Debi Pool crawled, then squatted, then leapt in the air.

She waved a squeaky toy in one hand, while stepping on a plastic duck that emitted a guttural honk.

She clicked and chirped, whistled and chanted “Puppy, puppy, puppy!”

In minutes, she’d worked up a sweat, but she got what she wanted: the attention of a pair of curious German shepherd littermates.

“Anything for a shot,” she said.

Pool, of Independence, is a cross between Jerry McGuire and Dr. Doolittle. Through her company, Animal Talent Pool, she provides animals that appear in print ads, broadcast commercials and movies created by Minnesota production houses and ad agencies.

Among Twin Cities talent agencies, Pool’s is unique. While most have photos of a few dozen pets among their head shots, Animal Talent Pool is the only local agency that works exclusively with animals. At any given time, she has access to as many as 500 animals for directors to choose from.

Dogs make up 80 percent of the animals in her “look book,” but Pool has rounded up a range of creatures — llamas, groundhogs, goats, reindeer, honeybees, even a pink-painted pony.

Pool does more than just line up work for cute critters — she also goes to the photo shoots to help coax the right performance from them.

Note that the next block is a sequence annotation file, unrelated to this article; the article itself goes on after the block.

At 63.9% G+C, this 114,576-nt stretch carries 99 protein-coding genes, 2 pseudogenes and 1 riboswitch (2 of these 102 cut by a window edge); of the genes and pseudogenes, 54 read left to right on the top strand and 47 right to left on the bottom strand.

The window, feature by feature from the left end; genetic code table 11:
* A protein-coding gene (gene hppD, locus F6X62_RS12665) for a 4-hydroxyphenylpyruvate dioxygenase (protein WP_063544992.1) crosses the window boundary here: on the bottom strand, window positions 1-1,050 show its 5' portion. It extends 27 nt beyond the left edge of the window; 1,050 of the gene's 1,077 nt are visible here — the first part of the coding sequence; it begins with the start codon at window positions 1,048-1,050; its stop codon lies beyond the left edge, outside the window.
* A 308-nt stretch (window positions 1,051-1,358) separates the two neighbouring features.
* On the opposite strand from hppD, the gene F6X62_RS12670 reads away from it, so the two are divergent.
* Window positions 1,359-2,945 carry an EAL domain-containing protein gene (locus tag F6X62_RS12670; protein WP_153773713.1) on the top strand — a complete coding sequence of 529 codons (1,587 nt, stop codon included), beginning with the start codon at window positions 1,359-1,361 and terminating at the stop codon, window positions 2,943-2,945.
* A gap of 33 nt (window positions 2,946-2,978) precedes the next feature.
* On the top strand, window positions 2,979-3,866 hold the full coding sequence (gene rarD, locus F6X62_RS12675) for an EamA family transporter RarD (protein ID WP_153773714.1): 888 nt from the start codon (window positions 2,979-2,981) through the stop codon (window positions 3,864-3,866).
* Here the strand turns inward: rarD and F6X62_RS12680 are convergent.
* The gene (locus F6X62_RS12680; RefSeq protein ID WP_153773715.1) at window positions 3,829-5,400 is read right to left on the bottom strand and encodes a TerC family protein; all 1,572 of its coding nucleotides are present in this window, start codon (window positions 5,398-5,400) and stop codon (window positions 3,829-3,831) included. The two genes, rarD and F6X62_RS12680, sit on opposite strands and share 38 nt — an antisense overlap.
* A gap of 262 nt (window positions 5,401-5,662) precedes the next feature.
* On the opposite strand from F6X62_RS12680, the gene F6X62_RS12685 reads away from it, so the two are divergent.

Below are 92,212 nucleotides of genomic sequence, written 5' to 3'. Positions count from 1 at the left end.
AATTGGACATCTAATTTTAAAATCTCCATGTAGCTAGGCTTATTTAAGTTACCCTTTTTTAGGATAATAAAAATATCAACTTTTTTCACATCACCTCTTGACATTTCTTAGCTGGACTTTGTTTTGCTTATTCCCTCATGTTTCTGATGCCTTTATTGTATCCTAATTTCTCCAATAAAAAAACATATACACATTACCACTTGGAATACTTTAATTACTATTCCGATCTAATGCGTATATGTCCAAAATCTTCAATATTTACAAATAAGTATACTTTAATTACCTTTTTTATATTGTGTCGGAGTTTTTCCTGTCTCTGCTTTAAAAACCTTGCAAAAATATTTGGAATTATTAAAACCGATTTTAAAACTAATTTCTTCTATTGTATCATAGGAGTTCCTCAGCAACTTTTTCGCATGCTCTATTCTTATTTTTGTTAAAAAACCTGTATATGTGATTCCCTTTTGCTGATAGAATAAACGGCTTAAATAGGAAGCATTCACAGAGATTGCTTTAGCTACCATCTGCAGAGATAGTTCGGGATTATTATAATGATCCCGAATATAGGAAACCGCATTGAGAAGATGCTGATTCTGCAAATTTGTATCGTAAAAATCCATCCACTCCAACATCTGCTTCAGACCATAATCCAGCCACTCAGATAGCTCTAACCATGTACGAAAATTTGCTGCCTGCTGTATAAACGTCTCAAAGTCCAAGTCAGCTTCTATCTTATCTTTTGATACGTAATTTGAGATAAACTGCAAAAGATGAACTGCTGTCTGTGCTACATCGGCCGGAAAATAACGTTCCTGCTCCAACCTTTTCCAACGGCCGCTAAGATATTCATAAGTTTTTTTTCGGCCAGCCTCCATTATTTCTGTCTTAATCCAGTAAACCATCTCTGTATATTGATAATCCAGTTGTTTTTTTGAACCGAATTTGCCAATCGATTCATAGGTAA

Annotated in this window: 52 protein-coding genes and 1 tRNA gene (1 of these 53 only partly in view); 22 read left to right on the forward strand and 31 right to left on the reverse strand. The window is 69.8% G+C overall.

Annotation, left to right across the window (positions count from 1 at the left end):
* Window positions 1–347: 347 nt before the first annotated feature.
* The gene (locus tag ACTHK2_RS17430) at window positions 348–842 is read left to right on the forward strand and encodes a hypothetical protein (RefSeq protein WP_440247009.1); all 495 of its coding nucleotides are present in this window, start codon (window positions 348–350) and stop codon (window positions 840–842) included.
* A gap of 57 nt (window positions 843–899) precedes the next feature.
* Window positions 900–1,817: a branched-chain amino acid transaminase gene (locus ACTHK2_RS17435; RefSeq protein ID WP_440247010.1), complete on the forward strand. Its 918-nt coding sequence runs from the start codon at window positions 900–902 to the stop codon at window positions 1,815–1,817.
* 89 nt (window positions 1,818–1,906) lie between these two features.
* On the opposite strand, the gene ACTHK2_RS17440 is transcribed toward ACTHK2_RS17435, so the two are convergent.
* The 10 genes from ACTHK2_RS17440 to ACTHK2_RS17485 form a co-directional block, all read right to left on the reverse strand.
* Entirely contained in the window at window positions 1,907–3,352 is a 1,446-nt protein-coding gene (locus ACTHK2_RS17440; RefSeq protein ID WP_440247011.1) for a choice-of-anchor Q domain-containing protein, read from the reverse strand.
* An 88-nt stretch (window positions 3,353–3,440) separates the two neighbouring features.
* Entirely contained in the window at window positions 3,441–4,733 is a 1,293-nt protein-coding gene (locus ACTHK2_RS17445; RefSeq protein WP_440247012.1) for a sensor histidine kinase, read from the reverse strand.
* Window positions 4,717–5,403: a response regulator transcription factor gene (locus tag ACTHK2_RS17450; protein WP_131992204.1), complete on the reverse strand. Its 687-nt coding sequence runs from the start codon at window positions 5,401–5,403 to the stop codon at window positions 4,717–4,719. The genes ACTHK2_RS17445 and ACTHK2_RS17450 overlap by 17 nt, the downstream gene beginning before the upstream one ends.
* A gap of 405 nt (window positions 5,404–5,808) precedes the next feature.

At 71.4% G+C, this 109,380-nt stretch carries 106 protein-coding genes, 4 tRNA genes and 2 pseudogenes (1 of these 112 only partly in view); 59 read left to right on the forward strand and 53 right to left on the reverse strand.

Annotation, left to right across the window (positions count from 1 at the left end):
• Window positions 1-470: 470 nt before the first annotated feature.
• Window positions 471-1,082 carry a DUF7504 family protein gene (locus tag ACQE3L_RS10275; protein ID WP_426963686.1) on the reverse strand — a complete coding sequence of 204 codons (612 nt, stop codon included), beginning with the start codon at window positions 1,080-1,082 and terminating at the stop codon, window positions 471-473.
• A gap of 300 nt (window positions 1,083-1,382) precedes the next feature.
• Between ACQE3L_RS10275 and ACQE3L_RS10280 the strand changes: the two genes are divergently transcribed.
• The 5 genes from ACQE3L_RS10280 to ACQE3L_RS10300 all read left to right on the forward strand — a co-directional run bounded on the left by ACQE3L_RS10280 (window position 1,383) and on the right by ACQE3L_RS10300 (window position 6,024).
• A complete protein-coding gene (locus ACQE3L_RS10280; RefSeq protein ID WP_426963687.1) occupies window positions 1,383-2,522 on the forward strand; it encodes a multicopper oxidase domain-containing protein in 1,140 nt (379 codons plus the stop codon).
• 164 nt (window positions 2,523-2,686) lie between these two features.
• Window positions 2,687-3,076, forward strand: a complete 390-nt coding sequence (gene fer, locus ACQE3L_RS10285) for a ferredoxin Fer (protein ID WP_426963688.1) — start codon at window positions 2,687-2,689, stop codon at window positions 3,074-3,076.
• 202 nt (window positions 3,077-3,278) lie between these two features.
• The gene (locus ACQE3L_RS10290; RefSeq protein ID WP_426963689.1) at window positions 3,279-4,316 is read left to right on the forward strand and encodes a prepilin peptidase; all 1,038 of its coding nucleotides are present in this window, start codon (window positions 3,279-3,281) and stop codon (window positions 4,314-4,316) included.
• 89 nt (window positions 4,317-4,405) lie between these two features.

“I’ve learned how to read animals pretty well,” she said. “Everyone I work with knows that the animals come first. By now, I can usually tell when they’re getting tired or stressed or bored or just need a break.”

Raised on a family farm in central Minnesota, Pool grew up taking care of animals. She now lives in western Hennepin County with a menagerie that includes two dogs, two horses and a cat.

She began her unusual career in the 1980s when she worked as studio manager for award-winning photographer and commercial director Rick Dublin, who specializes in creating ads with animals.

“We ended up with some odd requests, but Debi was very persistent, very down-to-Earth,” Dublin said. “She puts the animals and the animal owners at ease; she doesn’t get caught up in the showbiz arrogance like some people do.”

Since starting her own agency more than two decades ago, Pool has provided hundreds of animals for print and broadcast ads for local and national clients such as Target, General Mills, MNsure, Slumberland, Cenex, Kemps, Bissell and the YMCA. While she’s the face of her business, her two adult daughters help her with casting and booking.

“Debi works her magic; we call her all the time,” said Shannon Bickel, director of marketing for Carlson Pet Products, a Burnsville-based company that manufactures and markets pet gates, beds and crates.

“She gets us that split-second when the dogs make eye contact with the camera.”

Most times, Bickel is looking for a calm, older dog that arrives with its owner, who has trained it to sit or lie down on or in front of one of the products her company sells.

But for a recent photo shoot, Bickel needed puppies for photos of a collapsible pet play yard. The images would be used in the product’s packaging, ads and on the Carlson Pets website.